How compensatory and punitive damages differ

The kinds of damages awarded in Massachusetts civil litigation cases take many forms, but perhaps the two most prominent types involve compensatory and punitive damages. These forms of damages generally depend on the nature of the actions of the offending party. A plaintiff who has suffered a particularly malicious injury may be more likely to receive punitive damages than compensatory damages.

Compensatory damages, as Investopedia points out, are intended to compensate an injured party for a loss. Compensatory damages are measured by the loss a person or party has suffered and can take many forms, including medical bills if a person suffered physical injury or reimbursement for property or assets if someone experienced material loss. A person can even receive damages for mental anguish if the person suffered emotional distress.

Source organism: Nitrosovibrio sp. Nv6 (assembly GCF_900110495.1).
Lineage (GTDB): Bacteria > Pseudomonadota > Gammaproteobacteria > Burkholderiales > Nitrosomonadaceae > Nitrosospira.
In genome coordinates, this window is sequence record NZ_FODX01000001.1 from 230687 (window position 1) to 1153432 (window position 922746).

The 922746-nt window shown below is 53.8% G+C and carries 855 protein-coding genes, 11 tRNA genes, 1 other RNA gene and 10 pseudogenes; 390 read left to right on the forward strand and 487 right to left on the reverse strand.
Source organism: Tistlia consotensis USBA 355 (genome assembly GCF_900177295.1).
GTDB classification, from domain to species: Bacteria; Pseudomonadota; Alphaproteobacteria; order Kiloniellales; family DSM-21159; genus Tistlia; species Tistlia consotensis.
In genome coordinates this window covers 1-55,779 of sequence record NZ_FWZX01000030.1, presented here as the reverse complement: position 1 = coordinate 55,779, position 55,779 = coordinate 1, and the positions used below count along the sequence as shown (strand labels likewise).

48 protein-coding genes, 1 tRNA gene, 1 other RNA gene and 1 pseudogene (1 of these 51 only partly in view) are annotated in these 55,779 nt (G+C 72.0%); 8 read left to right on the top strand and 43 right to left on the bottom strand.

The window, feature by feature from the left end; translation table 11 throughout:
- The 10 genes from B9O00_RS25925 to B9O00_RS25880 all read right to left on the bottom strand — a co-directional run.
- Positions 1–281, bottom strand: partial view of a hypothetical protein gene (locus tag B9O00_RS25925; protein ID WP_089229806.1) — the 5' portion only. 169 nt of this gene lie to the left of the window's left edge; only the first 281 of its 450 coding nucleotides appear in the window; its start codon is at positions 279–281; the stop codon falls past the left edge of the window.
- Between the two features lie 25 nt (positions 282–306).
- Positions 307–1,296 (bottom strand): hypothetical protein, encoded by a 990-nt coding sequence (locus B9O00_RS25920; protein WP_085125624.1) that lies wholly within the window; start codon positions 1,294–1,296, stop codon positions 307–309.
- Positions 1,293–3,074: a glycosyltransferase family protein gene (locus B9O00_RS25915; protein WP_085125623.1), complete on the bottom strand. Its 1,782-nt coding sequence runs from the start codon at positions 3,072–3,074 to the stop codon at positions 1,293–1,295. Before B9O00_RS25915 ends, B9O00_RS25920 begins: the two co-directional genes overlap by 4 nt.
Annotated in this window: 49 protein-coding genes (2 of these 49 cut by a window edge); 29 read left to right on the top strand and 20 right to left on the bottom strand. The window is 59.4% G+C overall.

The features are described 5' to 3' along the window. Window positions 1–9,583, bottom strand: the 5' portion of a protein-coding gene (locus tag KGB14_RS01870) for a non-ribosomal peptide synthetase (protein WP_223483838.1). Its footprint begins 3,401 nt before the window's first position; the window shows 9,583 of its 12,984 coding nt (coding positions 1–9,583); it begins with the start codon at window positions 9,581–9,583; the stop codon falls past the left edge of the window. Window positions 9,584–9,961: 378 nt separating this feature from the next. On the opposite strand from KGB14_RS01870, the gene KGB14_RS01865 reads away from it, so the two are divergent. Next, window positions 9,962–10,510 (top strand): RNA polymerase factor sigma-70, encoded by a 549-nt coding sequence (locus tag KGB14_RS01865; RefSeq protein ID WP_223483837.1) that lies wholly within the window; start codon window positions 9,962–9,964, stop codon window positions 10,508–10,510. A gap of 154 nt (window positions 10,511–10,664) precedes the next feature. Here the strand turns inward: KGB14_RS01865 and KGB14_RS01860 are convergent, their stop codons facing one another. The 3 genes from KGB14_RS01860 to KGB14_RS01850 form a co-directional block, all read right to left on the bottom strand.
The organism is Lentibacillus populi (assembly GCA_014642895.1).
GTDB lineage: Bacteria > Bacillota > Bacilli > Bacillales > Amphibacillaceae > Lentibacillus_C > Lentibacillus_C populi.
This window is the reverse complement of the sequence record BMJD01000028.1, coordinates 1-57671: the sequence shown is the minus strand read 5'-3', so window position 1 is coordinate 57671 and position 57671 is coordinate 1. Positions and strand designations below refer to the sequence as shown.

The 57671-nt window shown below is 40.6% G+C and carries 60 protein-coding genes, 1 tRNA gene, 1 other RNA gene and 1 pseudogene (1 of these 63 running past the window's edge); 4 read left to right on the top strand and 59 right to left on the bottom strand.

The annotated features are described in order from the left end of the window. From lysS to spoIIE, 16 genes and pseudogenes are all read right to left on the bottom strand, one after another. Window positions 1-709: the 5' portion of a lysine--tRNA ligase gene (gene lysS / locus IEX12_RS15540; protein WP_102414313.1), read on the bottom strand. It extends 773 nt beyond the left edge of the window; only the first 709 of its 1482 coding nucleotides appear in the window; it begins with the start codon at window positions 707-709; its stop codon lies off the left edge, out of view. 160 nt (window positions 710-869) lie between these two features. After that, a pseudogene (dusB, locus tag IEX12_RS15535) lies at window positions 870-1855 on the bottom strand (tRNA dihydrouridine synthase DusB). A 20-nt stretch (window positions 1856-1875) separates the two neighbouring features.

On the other hand, parties that pay out punitive damages go beyond what they would pay if they were paying compensatory damages. The aim of punitive damages is to punish the offending party, not merely to compensate for loss. As FindLaw explains, punitive damages are awarded in cases that are not motivated merely by negligence or just the intent to commit a wrong. The conduct by the offending party must be particularly egregious and include any of the following:

  • The party engaged in fraud and deceit
  • The party acted with malice toward the plaintiff
  • The party was reckless and irresponsible
  • The conduct of the party was outrageous and unethical

Punitive damages, if sought, will be subject to the determination of a judge or jury. However, damages that are too excessive will likely be appealed and reduced. While there is no hard and fast rule on how big punitive damages can be, the U.S. Supreme Court has stated that most punitive damages should not exceed ten times that of compensatory damages. So anything above that faces a risk of being overturned.

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